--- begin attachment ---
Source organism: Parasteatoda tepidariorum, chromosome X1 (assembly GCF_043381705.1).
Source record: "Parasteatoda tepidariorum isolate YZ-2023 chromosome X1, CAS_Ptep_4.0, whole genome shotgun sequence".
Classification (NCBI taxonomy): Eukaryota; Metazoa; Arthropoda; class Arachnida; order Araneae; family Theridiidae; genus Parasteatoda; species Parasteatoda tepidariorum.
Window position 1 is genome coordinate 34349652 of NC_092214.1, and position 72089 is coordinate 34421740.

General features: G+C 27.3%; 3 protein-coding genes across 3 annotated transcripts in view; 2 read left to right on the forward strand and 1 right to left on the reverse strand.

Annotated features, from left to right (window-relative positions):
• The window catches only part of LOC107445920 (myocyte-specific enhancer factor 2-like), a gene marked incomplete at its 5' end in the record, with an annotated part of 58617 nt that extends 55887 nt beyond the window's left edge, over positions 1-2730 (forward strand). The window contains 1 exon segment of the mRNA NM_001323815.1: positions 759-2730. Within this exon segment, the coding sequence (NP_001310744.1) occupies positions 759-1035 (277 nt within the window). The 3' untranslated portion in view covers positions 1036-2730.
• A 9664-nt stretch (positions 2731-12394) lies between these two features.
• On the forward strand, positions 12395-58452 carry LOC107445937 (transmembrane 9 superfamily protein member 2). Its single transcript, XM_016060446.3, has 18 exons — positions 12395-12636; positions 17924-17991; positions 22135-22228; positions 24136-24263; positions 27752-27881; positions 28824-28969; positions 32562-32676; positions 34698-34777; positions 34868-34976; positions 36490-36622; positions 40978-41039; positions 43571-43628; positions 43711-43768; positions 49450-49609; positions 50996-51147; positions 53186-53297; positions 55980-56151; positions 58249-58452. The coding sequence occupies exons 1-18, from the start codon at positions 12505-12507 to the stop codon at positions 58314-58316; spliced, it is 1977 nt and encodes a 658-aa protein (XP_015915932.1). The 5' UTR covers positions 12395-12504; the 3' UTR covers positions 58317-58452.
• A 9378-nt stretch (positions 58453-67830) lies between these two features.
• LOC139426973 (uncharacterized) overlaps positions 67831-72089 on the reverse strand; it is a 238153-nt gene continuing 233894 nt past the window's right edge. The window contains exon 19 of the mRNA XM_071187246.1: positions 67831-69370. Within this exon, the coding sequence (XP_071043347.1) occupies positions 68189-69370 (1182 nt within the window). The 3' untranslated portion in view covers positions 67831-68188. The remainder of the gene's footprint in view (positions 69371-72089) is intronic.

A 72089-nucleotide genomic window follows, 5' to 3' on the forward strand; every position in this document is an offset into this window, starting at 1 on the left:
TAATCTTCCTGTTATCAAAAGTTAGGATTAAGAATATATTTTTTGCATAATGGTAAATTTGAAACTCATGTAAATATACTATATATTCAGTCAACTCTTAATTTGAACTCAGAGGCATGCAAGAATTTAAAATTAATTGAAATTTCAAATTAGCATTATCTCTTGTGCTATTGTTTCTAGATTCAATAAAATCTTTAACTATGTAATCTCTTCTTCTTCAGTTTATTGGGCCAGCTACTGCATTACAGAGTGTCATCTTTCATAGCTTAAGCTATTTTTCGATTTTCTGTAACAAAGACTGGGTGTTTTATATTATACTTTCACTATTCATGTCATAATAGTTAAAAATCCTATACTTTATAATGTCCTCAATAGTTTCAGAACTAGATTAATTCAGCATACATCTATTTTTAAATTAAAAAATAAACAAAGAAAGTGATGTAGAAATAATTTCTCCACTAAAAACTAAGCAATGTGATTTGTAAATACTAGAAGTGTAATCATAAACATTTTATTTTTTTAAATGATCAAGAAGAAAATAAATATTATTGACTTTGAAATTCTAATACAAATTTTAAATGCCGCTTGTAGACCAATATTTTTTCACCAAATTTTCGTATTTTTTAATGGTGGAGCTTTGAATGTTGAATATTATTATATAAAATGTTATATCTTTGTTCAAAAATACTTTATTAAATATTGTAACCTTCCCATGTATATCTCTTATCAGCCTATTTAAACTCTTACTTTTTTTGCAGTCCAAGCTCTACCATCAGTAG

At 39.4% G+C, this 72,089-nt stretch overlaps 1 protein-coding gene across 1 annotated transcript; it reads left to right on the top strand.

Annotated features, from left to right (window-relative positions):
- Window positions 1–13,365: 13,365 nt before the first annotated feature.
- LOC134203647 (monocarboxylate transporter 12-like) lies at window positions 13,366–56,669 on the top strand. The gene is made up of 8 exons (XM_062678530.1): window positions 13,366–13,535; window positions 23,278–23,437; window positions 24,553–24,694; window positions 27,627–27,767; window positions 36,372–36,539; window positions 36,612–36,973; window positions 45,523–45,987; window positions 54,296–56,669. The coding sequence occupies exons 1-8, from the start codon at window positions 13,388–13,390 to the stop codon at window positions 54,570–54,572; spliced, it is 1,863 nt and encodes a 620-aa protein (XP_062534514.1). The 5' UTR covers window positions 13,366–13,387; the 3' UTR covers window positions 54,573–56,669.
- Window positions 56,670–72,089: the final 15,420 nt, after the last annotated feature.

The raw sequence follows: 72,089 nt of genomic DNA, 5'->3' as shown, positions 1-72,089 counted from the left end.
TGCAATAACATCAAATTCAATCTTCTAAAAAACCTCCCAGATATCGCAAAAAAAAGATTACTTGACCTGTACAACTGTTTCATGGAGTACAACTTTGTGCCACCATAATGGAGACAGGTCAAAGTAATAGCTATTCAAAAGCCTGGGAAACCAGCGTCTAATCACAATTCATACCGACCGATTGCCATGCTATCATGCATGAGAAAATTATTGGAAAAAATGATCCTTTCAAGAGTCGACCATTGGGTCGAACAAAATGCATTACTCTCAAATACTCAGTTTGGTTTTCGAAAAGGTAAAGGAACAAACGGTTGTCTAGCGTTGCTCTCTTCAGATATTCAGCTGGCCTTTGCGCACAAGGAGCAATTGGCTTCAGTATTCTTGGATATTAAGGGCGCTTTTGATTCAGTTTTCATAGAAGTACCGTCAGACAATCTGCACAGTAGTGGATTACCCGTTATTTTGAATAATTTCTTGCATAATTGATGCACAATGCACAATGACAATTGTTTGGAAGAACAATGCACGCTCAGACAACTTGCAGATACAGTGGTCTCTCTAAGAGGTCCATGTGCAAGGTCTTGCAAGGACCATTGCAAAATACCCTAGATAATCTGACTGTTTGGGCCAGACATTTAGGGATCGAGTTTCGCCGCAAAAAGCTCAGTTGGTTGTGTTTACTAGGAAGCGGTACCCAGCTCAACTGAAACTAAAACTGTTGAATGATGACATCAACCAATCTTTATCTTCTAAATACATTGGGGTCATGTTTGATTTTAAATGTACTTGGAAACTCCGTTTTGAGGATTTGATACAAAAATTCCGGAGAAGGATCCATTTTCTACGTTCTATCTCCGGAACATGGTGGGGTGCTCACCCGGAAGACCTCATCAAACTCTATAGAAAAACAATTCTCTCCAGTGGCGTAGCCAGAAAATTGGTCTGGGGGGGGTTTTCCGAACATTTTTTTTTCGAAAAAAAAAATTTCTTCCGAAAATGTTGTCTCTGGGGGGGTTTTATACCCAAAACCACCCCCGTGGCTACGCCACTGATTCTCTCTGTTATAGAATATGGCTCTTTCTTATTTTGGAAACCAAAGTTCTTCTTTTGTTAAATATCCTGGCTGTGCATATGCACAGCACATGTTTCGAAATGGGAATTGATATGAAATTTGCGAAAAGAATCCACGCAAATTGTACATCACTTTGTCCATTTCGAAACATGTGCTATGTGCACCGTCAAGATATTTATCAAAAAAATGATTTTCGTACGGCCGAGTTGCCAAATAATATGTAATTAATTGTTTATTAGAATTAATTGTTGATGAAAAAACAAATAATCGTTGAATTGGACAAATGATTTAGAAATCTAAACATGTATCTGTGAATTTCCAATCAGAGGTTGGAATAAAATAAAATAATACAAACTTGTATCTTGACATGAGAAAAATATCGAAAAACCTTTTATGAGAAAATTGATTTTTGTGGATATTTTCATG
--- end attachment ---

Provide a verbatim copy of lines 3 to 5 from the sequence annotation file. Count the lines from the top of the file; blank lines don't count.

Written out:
Classification (NCBI taxonomy): Eukaryota; Metazoa; Arthropoda; class Arachnida; order Araneae; family Theridiidae; genus Parasteatoda; species Parasteatoda tepidariorum.
Window position 1 is genome coordinate 34349652 of NC_092214.1, and position 72089 is coordinate 34421740.

General features: G+C 27.3%; 3 protein-coding genes across 3 annotated transcripts in view; 2 read left to right on the forward strand and 1 right to left on the reverse strand.